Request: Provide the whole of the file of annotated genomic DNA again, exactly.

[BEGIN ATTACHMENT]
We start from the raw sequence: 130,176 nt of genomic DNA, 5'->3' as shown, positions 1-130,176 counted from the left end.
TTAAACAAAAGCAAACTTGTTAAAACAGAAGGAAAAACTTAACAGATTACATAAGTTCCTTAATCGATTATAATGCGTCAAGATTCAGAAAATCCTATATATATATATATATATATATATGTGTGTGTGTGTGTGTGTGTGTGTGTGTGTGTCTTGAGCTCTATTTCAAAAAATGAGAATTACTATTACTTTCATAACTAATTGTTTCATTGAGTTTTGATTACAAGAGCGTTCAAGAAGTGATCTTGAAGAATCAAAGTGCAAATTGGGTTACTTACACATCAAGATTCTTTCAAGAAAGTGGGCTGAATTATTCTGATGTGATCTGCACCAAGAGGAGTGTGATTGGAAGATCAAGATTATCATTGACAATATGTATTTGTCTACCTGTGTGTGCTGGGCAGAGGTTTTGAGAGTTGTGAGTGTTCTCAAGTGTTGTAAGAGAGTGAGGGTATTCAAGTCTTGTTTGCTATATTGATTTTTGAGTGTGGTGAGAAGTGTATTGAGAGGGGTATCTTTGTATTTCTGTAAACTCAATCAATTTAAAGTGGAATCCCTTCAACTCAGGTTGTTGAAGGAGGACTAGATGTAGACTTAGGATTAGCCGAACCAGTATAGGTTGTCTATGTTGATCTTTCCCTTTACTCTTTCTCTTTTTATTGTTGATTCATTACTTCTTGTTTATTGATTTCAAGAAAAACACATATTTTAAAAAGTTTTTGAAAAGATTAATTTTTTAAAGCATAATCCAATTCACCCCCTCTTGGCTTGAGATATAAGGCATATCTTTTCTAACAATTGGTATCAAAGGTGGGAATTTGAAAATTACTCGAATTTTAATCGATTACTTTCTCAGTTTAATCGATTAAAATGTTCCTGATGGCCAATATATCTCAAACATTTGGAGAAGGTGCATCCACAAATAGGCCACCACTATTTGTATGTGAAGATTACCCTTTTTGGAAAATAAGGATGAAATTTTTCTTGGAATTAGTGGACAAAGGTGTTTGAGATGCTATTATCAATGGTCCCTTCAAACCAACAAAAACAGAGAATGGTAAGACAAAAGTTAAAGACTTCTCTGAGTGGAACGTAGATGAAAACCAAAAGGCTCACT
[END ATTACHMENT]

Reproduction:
We start from the raw sequence: 130,176 nt of genomic DNA, 5'->3' as shown, positions 1-130,176 counted from the left end.
TTAAACAAAAGCAAACTTGTTAAAACAGAAGGAAAAACTTAACAGATTACATAAGTTCCTTAATCGATTATAATGCGTCAAGATTCAGAAAATCCTATATATATATATATATATATATATGTGTGTGTGTGTGTGTGTGTGTGTGTGTGTGTCTTGAGCTCTATTTCAAAAAATGAGAATTACTATTACTTTCATAACTAATTGTTTCATTGAGTTTTGATTACAAGAGCGTTCAAGAAGTGATCTTGAAGAATCAAAGTGCAAATTGGGTTACTTACACATCAAGATTCTTTCAAGAAAGTGGGCTGAATTATTCTGATGTGATCTGCACCAAGAGGAGTGTGATTGGAAGATCAAGATTATCATTGACAATATGTATTTGTCTACCTGTGTGTGCTGGGCAGAGGTTTTGAGAGTTGTGAGTGTTCTCAAGTGTTGTAAGAGAGTGAGGGTATTCAAGTCTTGTTTGCTATATTGATTTTTGAGTGTGGTGAGAAGTGTATTGAGAGGGGTATCTTTGTATTTCTGTAAACTCAATCAATTTAAAGTGGAATCCCTTCAACTCAGGTTGTTGAAGGAGGACTAGATGTAGACTTAGGATTAGCCGAACCAGTATAGGTTGTCTATGTTGATCTTTCCCTTTACTCTTTCTCTTTTTATTGTTGATTCATTACTTCTTGTTTATTGATTTCAAGAAAAACACATATTTTAAAAAGTTTTTGAAAAGATTAATTTTTTAAAGCATAATCCAATTCACCCCCTCTTGGCTTGAGATATAAGGCATATCTTTTCTAACAATTGGTATCAAAGGTGGGAATTTGAAAATTACTCGAATTTTAATCGATTACTTTCTCAGTTTAATCGATTAAAATGTTCCTGATGGCCAATATATCTCAAACATTTGGAGAAGGTGCATCCACAAATAGGCCACCACTATTTGTATGTGAAGATTACCCTTTTTGGAAAATAAGGATGAAATTTTTCTTGGAATTAGTGGACAAAGGTGTTTGAGATGCTATTATCAATGGTCCCTTCAAACCAACAAAAACAGAGAATGGTAAGACAAAAGTTAAAGACTTCTCTGAGTGGAACGTAGATGAAAACCAAAAGGCTCACT